Toggle navigation

On/Off Switch Guidelines

The on/off switch control allows you to toggle a setting on or off.

Applies to:
ON/OFF Switch


When creating an on/off switch, you can choose to have the toggle on the left or right of the label.


Left-aligned on/off switches have the toggle on the left-hand side of the label. This is sometimes found on desktop interfaces.


Right-aligned on/off switches have the toggle on the right-hand side of the screen. This is particularly common on touch screens, as it makes it easier for most users to reach it.


Like most other input fields, the clearer the label, the easier it is for the user to understand.


On/off switches change their state or appearance so that users know what the current setting is.


When the on/off switch is in the off state, the setting will be turned off.


When the on/off switch is in the on state, the setting will be active.

Best practices

There are a few best practices when it comes to on/off switches.

On/off switches vs. radio buttons

On/off switches are very similar to radio buttons in that they both are single selectors: there can only ever be one option selected. However, unlike radio buttons, an on/off switch can only have 2 options, which usually relate to something being active or inactive.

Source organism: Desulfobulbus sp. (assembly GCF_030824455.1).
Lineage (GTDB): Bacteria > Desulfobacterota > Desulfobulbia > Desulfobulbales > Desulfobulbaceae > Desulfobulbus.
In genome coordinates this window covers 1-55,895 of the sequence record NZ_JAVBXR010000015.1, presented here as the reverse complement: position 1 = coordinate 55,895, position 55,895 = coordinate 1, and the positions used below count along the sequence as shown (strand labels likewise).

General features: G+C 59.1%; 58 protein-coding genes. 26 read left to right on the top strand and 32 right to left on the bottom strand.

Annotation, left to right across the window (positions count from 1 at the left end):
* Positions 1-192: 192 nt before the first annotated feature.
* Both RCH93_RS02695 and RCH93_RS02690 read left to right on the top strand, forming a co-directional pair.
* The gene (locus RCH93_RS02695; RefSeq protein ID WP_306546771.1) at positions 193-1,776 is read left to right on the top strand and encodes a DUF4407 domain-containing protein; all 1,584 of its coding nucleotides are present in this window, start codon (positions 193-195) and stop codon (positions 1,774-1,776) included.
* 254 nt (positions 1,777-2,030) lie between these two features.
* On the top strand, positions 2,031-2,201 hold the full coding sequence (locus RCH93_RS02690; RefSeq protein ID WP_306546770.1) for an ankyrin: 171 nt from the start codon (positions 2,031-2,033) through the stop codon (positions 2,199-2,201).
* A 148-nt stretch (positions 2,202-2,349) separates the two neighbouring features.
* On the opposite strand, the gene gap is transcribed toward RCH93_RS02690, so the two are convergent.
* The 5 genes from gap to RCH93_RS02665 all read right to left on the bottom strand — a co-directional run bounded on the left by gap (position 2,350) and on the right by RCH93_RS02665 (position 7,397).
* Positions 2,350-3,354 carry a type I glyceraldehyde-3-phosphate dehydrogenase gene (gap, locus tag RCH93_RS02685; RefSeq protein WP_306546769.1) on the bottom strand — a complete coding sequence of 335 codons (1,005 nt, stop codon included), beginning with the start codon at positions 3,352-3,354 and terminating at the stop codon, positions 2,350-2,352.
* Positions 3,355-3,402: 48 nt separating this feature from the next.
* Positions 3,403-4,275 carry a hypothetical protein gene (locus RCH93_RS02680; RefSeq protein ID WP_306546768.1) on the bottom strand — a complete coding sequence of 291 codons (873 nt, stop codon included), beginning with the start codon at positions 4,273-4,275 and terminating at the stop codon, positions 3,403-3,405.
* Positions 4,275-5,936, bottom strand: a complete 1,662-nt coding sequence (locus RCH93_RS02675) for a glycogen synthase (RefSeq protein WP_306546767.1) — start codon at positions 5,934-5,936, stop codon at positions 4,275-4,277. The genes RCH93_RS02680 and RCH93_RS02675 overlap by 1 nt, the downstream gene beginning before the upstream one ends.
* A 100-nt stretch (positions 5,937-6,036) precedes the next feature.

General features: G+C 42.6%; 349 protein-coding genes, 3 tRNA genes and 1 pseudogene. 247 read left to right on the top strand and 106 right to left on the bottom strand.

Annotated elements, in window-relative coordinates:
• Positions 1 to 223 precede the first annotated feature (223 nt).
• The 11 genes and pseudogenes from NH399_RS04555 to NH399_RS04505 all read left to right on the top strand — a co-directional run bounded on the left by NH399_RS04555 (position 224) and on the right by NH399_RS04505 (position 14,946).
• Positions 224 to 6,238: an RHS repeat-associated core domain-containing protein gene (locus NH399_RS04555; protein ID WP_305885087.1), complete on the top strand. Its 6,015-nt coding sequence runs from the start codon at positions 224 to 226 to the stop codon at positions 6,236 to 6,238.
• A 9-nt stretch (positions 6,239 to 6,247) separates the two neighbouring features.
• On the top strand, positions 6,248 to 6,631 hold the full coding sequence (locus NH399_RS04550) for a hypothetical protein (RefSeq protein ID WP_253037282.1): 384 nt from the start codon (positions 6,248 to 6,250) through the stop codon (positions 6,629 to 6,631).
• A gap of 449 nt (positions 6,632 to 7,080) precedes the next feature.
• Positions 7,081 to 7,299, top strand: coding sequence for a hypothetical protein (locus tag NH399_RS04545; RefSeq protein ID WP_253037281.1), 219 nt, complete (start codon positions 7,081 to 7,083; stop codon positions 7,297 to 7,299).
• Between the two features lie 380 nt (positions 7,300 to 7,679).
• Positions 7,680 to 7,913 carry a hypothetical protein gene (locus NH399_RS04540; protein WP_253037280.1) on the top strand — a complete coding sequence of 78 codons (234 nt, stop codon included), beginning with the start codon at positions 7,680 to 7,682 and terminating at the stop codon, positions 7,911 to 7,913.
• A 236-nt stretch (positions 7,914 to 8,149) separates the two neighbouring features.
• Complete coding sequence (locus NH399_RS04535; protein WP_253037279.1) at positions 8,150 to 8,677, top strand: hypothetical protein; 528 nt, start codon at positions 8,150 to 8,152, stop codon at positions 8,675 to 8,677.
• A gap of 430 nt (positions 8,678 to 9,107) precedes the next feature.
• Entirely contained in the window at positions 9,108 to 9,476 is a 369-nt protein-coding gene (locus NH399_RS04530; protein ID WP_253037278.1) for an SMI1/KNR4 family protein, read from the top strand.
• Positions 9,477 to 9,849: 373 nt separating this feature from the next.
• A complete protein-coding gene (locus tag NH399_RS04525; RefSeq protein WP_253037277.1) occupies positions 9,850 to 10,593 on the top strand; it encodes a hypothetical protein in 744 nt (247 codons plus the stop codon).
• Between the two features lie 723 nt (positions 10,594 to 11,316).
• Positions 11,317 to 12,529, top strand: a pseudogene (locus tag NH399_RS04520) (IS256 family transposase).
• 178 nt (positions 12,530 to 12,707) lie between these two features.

When you should use on/off switches:

  • If there are only 2 options.
  • If the 2 options relate to something being "On" or "Off" or being "Active" or "Disabled".
  • If you want the action to be instant. When you toggle an on/off switch, it should instantly make the change. Whereas with a radio button you have to click a 'save' or 'submit' button to implement and confirm the radio button’s action.

When you should use radio buttons:

  • If there are more than 2 options.
  • If the options aren’t referring to something being on or off.
  • If you want the user to confirm the setting by clicking save or submit.

Only use on/off switches for settings

On/off switches are usually used in settings areas and not in forms. If you have a yes/no question that doesn’t relate to settings, use a radio button instead.

On/off switches on phones

Since approximately 90% of the population is right-handed, it's become customary to put controls on the screen's right-hand side. Given this, consider putting the switches in reach of their thumb on the right-hand side.


You can choose to use other variations of on/off switches.

DIY Symbols

Make your own Symbols in Balsamiq using other pre-made controls.

Toggle button: Using a circle button and an icon, you can create a toggle button. The user can click the buttons on and off to set whether they should be active or not. Consider adding labels below, as some users may not understand what the icons mean.

On/off switch with an icon: You can add an icon to your on/off switch to make it more attractive.

By Tess Gadd
Got questions or feedback? Email